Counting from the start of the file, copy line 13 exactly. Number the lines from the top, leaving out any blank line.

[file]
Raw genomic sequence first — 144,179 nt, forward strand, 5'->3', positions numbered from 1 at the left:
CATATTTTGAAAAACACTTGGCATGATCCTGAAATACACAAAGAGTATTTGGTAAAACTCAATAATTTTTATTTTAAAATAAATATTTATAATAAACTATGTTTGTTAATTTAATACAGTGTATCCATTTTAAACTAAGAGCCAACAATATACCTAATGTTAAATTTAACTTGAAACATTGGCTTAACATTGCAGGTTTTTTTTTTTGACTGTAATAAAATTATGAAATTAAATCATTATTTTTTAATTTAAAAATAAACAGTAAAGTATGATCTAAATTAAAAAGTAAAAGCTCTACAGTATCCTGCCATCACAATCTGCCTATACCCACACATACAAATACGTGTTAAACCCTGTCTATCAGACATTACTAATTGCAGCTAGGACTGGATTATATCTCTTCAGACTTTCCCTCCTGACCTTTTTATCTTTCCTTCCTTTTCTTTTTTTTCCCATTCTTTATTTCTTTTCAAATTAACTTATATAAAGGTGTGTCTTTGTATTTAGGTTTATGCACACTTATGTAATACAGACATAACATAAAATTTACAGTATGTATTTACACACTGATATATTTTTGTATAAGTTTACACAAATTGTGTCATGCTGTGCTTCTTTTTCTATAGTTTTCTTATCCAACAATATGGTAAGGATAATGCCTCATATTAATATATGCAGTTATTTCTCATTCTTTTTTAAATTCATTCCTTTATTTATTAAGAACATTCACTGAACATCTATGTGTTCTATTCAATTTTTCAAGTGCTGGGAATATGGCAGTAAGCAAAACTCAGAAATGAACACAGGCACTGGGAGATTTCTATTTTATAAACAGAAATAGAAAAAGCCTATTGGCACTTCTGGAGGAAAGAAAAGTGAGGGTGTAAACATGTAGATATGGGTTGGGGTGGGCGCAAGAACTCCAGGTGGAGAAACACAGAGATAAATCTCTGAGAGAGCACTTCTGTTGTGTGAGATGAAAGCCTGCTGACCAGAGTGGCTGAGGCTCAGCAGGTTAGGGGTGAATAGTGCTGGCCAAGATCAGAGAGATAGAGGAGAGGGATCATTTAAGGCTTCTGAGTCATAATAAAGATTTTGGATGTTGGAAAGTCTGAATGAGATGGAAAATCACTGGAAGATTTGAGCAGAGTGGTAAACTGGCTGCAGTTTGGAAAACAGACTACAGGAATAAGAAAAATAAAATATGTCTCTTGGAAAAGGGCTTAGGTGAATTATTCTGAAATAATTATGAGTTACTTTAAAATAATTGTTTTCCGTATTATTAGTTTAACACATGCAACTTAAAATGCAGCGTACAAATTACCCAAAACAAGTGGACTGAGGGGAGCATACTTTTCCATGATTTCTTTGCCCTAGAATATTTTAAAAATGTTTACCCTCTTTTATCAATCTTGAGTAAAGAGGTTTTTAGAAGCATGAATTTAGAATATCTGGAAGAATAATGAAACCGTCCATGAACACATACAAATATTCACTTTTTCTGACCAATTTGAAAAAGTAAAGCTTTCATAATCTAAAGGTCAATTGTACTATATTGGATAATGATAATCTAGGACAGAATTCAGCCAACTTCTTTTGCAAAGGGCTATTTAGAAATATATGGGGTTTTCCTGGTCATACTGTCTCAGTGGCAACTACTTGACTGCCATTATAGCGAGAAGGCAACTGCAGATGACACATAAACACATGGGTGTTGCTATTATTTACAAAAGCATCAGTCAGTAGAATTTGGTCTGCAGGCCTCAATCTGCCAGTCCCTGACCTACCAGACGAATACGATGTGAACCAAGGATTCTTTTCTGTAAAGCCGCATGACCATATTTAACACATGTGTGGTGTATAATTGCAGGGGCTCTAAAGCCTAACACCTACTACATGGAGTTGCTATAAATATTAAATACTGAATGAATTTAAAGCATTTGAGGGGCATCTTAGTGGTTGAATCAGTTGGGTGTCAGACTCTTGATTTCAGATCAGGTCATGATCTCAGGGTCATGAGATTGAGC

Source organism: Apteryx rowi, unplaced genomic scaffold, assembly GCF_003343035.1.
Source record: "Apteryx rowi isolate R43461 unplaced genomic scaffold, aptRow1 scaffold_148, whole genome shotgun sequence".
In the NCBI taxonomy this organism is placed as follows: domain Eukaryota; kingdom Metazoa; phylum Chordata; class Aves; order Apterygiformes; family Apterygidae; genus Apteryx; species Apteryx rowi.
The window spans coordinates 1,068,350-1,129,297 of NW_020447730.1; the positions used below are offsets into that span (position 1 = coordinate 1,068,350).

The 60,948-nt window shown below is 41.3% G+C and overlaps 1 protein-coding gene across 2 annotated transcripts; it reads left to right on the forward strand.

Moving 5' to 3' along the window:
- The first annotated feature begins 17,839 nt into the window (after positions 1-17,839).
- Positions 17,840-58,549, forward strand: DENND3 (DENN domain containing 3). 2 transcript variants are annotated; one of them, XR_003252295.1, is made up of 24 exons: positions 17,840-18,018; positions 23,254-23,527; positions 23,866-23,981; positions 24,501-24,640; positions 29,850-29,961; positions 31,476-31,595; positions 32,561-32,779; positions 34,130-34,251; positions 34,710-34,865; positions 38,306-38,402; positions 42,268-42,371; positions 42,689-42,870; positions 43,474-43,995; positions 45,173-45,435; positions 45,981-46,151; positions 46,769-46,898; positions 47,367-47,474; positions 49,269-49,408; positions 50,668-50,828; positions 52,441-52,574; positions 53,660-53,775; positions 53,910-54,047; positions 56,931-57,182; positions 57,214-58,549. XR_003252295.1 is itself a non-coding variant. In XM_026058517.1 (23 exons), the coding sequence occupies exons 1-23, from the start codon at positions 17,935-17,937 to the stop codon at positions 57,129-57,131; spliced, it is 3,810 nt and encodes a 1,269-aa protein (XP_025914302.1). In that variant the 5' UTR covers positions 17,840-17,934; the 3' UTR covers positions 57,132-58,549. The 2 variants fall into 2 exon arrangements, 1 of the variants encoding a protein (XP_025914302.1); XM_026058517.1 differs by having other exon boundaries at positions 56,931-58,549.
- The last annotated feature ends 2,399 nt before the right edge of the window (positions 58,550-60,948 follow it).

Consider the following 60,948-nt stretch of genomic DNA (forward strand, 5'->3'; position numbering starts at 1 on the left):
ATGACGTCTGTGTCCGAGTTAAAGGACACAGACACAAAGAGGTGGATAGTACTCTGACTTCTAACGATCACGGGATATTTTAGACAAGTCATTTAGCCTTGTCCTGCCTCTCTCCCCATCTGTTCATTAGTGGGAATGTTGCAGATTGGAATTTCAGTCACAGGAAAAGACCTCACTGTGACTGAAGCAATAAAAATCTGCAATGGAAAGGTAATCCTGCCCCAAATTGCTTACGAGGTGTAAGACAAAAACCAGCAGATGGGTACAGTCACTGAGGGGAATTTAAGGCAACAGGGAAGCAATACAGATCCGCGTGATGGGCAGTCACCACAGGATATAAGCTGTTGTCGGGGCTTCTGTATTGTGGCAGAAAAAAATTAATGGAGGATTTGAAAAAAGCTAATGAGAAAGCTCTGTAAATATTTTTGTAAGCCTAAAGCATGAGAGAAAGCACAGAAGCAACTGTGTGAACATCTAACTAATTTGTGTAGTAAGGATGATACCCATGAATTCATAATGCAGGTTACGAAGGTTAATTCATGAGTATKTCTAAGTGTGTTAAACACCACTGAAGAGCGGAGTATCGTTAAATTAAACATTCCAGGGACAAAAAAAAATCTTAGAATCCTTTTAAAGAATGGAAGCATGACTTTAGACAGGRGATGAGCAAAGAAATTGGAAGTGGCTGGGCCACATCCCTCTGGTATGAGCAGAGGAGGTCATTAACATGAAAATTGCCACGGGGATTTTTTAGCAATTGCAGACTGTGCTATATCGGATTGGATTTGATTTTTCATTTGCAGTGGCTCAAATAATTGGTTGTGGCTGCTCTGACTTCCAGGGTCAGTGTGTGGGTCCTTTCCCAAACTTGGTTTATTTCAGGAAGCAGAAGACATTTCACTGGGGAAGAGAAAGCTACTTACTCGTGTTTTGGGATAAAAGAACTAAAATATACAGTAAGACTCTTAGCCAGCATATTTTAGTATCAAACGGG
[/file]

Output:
ATGACGTCTGTGTCCGAGTTAAAGGACACAGACACAAAGAGGTGGATAGTACTCTGACTTCTAACGATCACGGGATATTTTAGACAAGTCATTTAGCCTTGTCCTGCCTCTCTCCCCATCTGTTCATTAGTGGGAATGTTGCAGATTGGAATTTCAGTCACAGGAAAAGACCTCACTGTGACTGAAGCAATAAAAATCTGCAATGGAAAGGTAATCCTGCCCCAAATTGCTTACGAGGTGTAAGACAAAAACCAGCAGATGGGTACAGTCACTGAGGGGAATTTAAGGCAACAGGGAAGCAATACAGATCCGCGTGATGGGCAGTCACCACAGGATATAAGCTGTTGTCGGGGCTTCTGTATTGTGGCAGAAAAAAATTAATGGAGGATTTGAAAAAAGCTAATGAGAAAGCTCTGTAAATATTTTTGTAAGCCTAAAGCATGAGAGAAAGCACAGAAGCAACTGTGTGAACATCTAACTAATTTGTGTAGTAAGGATGATACCCATGAATTCATAATGCAGGTTACGAAGGTTAATTCATGAGTATKTCTAAGTGTGTTAAACACCACTGAAGAGCGGAGTATCGTTAAATTAAACATTCCAGGGACAAAAAAAAATCTTAGAATCCTTTTAAAGAATGGAAGCATGACTTTAGACAGGRGATGAGCAAAGAAATTGGAAGTGGCTGGGCCACATCCCTCTGGTATGAGCAGAGGAGGTCATTAACATGAAAATTGCCACGGGGATTTTTTAGCAATTGCAGACTGTGCTATATCGGATTGGATTTGATTTTTCATTTGCAGTGGCTCAAATAATTGGTTGTGGCTGCTCTGACTTCCAGGGTCAGTGTGTGGGTCCTTTCCCAAACTTGGTTTATTTCAGGAAGCAGAAGACATTTCACTGGGGAAGAGAAAGCTACTTACTCGTGTTTTGGGATAAAAGAACTAAAATATACAGTAAGACTCTTAGCCAGCATATTTTAGTATCAAACGGG